Life and death on Mechelininkatu and beyond

Kirjoittaja on New Yorkissa varttunut ja Helsingissä naisistunut copywriter.

Dear Mom,

It’s been less than 24 hours since a 9-year-old girl was hit and killed by a truck while crossing the street. She died at the scene, which is just a few blocks from my home. Right in front of the playground my kids have played at like a million times. I feel totally devastated. I’m devastated for this little girl who went to school this morning and died before she made it home. And I’m devastated for her family, whose pain I can’t even begin to imagine.

I’m sure everyone who’s heard this girl’s story feels the same. But when something like this happens just blocks from where you live, it literally hits close to home. It’s easier to relate.

If I had been on that street yesterday, like you, I would have done anything I could to try to save her. And I wish there was something I could do now to ease the pain of her family. But there’s not.

Around 20 minutes before that little girl died on Mechelininkatu, the Green MP Ozan Yanar blogged about the growing number of Finnish politicians who are openly expressing what can only be described as moronic and dehumanizing depictions of the current migration crisis in Europe.

Riikka Slunga-Poutsalo, party secretary of the Finns Party, said yesterday that “living-standard-surfers” should be sent back to where they came from. And the National Coalition Party MP Wille Rydman said that the majority of people using what he described as a “sea taxi service” are healthy young men, not people who are fleeing for their lives. Well, if you’ve got a brain, an internet connection and/or access to any reputable news outlet, you’ve got to know that’s bullshit. But because it’s mostly happening in someone else’s neighborhood, I guess it’s easier to think that way.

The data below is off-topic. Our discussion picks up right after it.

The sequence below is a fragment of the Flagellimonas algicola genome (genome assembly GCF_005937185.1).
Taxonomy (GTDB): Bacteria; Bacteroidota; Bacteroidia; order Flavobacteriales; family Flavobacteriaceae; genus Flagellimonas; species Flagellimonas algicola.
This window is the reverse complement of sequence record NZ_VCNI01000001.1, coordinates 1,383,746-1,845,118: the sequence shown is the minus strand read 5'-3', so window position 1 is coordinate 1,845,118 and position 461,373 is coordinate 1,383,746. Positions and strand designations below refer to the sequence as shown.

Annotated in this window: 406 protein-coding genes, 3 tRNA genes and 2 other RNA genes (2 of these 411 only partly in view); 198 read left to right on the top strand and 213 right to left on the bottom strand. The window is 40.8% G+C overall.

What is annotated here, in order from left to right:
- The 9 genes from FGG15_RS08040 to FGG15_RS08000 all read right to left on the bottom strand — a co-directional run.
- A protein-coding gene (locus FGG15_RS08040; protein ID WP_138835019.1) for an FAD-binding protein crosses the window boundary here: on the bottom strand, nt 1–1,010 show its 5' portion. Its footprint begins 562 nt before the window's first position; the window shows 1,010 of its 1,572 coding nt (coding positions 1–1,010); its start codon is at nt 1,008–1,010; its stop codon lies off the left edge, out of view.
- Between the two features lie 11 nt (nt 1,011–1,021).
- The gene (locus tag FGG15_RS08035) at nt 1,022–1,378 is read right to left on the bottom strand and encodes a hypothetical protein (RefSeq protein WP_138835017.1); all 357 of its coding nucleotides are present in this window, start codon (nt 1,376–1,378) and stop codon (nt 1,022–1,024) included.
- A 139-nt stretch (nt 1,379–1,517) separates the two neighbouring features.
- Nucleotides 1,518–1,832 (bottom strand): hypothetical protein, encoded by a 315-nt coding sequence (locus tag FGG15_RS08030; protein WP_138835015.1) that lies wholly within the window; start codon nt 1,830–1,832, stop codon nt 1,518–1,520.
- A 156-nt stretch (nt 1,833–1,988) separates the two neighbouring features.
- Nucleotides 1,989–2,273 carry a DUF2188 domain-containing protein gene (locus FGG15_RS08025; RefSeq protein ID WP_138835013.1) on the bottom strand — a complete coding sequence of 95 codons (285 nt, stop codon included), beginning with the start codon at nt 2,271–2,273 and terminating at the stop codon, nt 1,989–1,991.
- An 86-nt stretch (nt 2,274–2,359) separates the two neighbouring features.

Ozan writes about the growing trend in Finnish political rhetoric of blaming the victims of things like poverty, unemployment, and the migration crisis. It’s like “everyone is expected to make it on their own and if life knocks you down, that’s your own fault,” he says.

And that’s the thing. When life knocks you down in Syria, it’s no more your fault than it is when it happens on Mechelininkatu.

Over 100,000 people who are literally running (or boating and swimming) for their lives made it to European shores in July alone. And there’s no indication that there will be any less this month. I’m not sure how many 9-year-old girls are among them, but my guess is plenty.

No one could save that little girl on Mechelininkatu yesterday. And no one can fix her broken family. But there’s still hope for the others.

Love, Lissu